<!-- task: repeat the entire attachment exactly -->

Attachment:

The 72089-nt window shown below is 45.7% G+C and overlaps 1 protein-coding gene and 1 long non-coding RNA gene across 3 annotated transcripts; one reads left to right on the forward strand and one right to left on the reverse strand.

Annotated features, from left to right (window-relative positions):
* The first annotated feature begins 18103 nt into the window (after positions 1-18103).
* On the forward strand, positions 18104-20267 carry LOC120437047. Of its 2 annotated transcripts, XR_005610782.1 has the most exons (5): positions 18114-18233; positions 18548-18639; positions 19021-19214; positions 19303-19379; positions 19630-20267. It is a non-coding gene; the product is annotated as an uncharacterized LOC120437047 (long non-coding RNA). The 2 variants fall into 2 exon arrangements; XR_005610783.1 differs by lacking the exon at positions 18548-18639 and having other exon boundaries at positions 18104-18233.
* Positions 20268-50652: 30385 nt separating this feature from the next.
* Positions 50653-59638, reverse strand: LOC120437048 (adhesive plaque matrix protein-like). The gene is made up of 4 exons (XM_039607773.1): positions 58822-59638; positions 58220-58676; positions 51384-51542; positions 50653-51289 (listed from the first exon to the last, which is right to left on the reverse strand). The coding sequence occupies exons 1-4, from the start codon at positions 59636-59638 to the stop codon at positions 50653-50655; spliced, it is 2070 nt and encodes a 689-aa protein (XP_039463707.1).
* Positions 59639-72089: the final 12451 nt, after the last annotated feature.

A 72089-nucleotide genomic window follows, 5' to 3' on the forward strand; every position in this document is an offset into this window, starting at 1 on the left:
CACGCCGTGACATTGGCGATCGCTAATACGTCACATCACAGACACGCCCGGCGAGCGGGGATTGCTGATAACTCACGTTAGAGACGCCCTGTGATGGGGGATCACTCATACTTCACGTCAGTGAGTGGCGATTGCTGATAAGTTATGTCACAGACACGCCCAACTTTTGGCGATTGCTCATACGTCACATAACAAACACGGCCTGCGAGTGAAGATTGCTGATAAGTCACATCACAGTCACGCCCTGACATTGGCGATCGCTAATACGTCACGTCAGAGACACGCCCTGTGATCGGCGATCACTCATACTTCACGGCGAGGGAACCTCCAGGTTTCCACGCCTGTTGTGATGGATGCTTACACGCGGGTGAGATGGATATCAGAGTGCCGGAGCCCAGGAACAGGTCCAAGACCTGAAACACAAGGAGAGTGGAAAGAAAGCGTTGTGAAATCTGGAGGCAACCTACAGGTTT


The 72089-nt window shown below is 45.7% G+C and overlaps 1 protein-coding gene and 1 long non-coding RNA gene across 3 annotated transcripts; one reads left to right on the forward strand and one right to left on the reverse strand.

Annotated features, from left to right (window-relative positions):
* The first annotated feature begins 18103 nt into the window (after positions 1-18103).
* On the forward strand, positions 18104-20267 carry LOC120437047. Of its 2 annotated transcripts, XR_005610782.1 has the most exons (5): positions 18114-18233; positions 18548-18639; positions 19021-19214; positions 19303-19379; positions 19630-20267. It is a non-coding gene; the product is annotated as an uncharacterized LOC120437047 (long non-coding RNA). The 2 variants fall into 2 exon arrangements; XR_005610783.1 differs by lacking the exon at positions 18548-18639 and having other exon boundaries at positions 18104-18233.
* Positions 20268-50652: 30385 nt separating this feature from the next.
* Positions 50653-59638, reverse strand: LOC120437048 (adhesive plaque matrix protein-like). The gene is made up of 4 exons (XM_039607773.1): positions 58822-59638; positions 58220-58676; positions 51384-51542; positions 50653-51289 (listed from the first exon to the last, which is right to left on the reverse strand). The coding sequence occupies exons 1-4, from the start codon at positions 59636-59638 to the stop codon at positions 50653-50655; spliced, it is 2070 nt and encodes a 689-aa protein (XP_039463707.1).
* Positions 59639-72089: the final 12451 nt, after the last annotated feature.

A 72089-nucleotide genomic window follows, 5' to 3' on the forward strand; every position in this document is an offset into this window, starting at 1 on the left:
CACGCCGTGACATTGGCGATCGCTAATACGTCACATCACAGACACGCCCGGCGAGCGGGGATTGCTGATAACTCACGTTAGAGACGCCCTGTGATGGGGGATCACTCATACTTCACGTCAGTGAGTGGCGATTGCTGATAAGTTATGTCACAGACACGCCCAACTTTTGGCGATTGCTCATACGTCACATAACAAACACGGCCTGCGAGTGAAGATTGCTGATAAGTCACATCACAGTCACGCCCTGACATTGGCGATCGCTAATACGTCACGTCAGAGACACGCCCTGTGATCGGCGATCACTCATACTTCACGGCGAGGGAACCTCCAGGTTTCCACGCCTGTTGTGATGGATGCTTACACGCGGGTGAGATGGATATCAGAGTGCCGGAGCCCAGGAACAGGTCCAAGACCTGAAACACAAGGAGAGTGGAAAGAAAGCGTTGTGAAATCTGGAGGCAACCTACAGGTTT